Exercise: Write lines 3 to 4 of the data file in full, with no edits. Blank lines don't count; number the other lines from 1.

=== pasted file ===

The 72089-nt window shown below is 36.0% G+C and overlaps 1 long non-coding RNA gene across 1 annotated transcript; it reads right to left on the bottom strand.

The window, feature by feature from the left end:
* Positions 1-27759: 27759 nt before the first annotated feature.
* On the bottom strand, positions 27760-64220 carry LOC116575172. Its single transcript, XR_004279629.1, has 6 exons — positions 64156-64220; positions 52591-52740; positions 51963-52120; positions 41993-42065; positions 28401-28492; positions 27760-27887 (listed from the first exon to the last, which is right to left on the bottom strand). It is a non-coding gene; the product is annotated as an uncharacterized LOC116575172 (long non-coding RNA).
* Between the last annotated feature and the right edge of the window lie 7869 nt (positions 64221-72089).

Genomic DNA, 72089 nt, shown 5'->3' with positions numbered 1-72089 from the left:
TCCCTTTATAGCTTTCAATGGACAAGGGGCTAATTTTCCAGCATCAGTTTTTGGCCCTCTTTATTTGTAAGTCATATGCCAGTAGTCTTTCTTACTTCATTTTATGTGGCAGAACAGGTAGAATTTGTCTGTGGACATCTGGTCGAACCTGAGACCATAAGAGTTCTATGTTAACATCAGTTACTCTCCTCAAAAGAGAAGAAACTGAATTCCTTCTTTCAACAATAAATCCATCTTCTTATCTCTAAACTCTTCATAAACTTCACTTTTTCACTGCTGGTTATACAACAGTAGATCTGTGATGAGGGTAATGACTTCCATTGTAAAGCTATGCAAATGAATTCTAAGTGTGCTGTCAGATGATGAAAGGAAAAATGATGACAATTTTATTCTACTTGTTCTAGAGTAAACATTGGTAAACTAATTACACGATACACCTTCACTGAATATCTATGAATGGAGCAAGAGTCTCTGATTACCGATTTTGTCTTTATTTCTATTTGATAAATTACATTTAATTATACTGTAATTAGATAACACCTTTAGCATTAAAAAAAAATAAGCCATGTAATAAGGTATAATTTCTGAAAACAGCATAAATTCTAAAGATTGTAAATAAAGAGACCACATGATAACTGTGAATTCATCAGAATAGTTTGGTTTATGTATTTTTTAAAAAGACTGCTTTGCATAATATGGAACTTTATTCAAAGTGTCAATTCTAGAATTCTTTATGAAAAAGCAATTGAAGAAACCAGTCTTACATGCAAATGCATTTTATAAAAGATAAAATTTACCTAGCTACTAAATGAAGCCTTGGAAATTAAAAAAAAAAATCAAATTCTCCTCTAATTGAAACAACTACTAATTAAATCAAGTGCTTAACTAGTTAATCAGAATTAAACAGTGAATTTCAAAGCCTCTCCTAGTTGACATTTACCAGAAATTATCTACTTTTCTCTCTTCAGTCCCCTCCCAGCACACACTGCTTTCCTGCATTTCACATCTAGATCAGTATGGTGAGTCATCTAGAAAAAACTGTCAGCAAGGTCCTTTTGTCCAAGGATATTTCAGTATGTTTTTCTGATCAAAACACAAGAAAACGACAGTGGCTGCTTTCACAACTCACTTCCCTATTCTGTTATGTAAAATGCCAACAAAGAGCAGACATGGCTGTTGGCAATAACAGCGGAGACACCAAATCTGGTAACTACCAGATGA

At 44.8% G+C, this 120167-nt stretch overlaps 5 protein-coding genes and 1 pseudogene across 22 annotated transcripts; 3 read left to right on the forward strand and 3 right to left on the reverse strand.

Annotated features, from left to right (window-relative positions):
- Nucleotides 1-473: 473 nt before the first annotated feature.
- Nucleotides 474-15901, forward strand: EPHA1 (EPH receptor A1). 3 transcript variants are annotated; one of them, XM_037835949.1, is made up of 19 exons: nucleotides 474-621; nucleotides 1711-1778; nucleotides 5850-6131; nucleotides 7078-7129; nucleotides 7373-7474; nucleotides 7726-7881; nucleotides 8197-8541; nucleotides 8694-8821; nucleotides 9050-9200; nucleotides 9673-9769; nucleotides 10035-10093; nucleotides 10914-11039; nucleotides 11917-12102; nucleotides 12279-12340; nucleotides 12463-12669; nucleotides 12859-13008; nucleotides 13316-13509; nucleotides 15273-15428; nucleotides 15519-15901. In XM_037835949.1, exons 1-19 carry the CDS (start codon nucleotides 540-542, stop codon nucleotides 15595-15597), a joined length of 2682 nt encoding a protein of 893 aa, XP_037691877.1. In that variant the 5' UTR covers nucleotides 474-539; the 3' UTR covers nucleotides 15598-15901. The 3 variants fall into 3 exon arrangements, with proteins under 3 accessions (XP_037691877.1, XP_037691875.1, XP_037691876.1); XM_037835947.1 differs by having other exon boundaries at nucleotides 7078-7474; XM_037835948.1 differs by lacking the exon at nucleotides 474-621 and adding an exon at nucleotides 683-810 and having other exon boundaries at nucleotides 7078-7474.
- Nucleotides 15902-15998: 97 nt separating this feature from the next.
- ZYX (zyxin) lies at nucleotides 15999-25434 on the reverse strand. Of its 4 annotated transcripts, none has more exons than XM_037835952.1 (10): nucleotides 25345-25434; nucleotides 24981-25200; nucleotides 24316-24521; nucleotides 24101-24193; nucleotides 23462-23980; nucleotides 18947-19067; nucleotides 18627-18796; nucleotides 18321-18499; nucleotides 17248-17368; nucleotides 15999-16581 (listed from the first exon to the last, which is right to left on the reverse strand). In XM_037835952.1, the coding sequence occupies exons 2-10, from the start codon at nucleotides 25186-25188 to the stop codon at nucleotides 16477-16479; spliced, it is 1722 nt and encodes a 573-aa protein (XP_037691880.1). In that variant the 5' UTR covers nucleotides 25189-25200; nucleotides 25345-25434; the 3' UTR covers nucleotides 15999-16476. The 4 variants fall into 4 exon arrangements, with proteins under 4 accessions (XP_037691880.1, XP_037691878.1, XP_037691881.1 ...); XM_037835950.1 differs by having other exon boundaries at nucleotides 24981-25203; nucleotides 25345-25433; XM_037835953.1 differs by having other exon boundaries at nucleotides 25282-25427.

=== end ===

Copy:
* Positions 1-27759: 27759 nt before the first annotated feature.
* On the bottom strand, positions 27760-64220 carry LOC116575172. Its single transcript, XR_004279629.1, has 6 exons — positions 64156-64220; positions 52591-52740; positions 51963-52120; positions 41993-42065; positions 28401-28492; positions 27760-27887 (listed from the first exon to the last, which is right to left on the bottom strand). It is a non-coding gene; the product is annotated as an uncharacterized LOC116575172 (long non-coding RNA).